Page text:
The winners are often vehicles that shake up the status quo while delivering an exceptional experience to the driver and passengers. Only cars that are new to the market, or substantially redesigned, are eligible for nomination.

Each member of the 57-person voting committee submits a score for each of the finalists. They are free to judge the cars however they like, but must disperse a pre-determined number of points across each of the three finalists in each category. The vehicle with the most points in each category wins. The winners are announced each January at the North American International Auto Show in Detroit.

This year’s finalists are prime examples of the exciting cars being produced by automakers around the world. Continue reading >>>

Accord vs. Camry: The Epic Rivalry Returns

The 2018 Honda Accord and Toyota Camry are now available on dealer lots, bringing the decades-old rivalry into modern times.

Both cars have a long list of pros: They have strong reputations for reliability and quality, and both sport new designs that should have no problem turning heads.

While both cars come from Japanese automakers, they are built right here in the United States. Both have long and storied histories here, and both are virtually guaranteed to provide years of trouble-free driving while depreciating more slowly than other sedans.

Honda and Toyota face the same challenges too: They are trying hard to keep their sedans relevant in the age of the high-riding crossover.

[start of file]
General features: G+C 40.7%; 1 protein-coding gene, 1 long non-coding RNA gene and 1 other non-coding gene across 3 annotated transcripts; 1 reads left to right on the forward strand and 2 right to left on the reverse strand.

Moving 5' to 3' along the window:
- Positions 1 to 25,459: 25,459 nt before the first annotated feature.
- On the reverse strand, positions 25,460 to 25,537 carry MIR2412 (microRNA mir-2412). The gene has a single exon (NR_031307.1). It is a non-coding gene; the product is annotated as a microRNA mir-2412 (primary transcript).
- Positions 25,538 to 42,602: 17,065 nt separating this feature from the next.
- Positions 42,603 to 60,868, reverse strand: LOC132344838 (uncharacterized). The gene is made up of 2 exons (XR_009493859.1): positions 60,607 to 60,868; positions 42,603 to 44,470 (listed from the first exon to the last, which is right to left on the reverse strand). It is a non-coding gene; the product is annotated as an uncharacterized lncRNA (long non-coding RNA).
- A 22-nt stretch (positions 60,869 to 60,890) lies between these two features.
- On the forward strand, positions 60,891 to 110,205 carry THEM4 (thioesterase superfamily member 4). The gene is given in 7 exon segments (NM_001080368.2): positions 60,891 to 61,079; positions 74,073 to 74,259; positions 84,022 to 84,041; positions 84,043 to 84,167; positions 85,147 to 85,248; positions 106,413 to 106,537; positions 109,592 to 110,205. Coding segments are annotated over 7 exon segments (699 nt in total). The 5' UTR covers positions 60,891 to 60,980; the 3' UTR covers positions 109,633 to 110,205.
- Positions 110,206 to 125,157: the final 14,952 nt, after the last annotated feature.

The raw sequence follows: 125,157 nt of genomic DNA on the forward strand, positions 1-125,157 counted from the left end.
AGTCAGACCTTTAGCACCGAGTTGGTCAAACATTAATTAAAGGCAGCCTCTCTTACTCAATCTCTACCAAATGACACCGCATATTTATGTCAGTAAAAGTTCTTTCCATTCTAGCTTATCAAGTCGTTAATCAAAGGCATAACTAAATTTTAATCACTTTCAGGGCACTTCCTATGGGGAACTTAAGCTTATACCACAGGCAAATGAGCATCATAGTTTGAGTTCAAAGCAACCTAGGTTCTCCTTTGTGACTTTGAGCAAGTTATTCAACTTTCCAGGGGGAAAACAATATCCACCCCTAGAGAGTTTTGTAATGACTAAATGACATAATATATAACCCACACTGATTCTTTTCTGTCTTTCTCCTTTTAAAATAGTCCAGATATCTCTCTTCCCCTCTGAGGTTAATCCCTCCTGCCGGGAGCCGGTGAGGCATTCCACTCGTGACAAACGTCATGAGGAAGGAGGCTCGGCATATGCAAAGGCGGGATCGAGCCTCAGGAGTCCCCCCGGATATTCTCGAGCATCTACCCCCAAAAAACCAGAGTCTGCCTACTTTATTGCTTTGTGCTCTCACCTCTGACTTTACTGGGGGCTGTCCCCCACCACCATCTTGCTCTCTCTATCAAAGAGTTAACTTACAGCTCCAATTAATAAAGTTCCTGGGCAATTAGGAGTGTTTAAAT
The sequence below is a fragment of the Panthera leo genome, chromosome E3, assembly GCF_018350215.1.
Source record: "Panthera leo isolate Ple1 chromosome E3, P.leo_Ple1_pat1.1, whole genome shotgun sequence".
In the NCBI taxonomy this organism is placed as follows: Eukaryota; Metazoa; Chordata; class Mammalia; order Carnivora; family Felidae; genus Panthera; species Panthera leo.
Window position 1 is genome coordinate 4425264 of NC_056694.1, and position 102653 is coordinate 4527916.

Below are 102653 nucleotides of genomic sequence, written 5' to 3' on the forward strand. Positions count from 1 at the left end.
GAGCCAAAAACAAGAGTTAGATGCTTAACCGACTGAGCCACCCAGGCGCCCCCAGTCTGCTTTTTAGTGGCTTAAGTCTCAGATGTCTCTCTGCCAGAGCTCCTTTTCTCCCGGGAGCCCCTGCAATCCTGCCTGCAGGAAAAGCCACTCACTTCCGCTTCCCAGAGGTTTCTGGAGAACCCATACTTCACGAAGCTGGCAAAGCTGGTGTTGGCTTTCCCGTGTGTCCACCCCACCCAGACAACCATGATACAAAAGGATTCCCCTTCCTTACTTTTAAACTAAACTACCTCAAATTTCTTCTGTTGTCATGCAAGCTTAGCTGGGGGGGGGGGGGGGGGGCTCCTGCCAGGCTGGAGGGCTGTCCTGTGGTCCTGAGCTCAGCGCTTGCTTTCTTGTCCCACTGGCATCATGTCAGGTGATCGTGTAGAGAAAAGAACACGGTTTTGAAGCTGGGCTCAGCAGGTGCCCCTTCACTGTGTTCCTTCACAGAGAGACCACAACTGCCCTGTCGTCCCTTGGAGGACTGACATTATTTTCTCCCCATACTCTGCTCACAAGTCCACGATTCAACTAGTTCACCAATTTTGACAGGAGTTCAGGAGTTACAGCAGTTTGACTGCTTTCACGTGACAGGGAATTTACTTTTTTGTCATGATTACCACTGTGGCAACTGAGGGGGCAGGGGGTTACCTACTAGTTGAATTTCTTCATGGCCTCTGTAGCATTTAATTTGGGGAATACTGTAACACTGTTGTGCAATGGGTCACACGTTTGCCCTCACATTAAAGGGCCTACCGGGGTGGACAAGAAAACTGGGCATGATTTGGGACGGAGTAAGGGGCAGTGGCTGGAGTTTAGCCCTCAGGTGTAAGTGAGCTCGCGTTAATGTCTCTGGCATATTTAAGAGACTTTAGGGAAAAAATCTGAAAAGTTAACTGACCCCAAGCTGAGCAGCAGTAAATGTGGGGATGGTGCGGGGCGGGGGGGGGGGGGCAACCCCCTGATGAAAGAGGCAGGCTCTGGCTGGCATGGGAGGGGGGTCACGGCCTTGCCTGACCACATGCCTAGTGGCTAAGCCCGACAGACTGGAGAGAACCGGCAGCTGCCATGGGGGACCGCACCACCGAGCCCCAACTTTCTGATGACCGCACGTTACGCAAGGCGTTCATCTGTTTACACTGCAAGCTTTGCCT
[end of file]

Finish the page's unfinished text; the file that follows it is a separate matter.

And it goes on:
But which car is better? That, of course, depends on who you are and what model year you buy. Continue reading >>>

Will the Toyota Avalon Make Big Sedans Cool Again?

If you’ve never driven a Toyota Avalon, I’d highly recommend you do so next time you’re in the market for a sedan.

The Avalon isn’t especially fast and it won’t carve the corners like sport sedans do. The Avalon, though, is a comfortable cruiser that feels more planted and solid than a Camry while offering more of an understated style compared to a Lexus. I’ve driven a few and always fall a little bit more in love every time.

Sedans like the Avalon are falling out of favor with American consumers as they turn en masse toward higher-riding crossovers and SUVs. That’s a shame, because the Avalon is a worthy vehicle in an almost forgotten segment.

Buyers will have another chance to rediscover the Avalon because it’s coming back, all new, for 2019.

Continue reading >>>

GM’s Marketplace Helps You Shop From Your Car

Like it or not, you are the average American consumer.

So am I.

We all take our paychecks, however large or small, and buy what we want or need. We buy gifts online, we buy food in stores, we order coffee on the way to work. We can do it in person or via our smartphones. But shopping from our cars?

Your car has been the one place that’s been free of e-shopping. But GM has just changed that with an app that looks to add a dose of convenience, and probably caffeine, to your daily drive. Continue reading >>>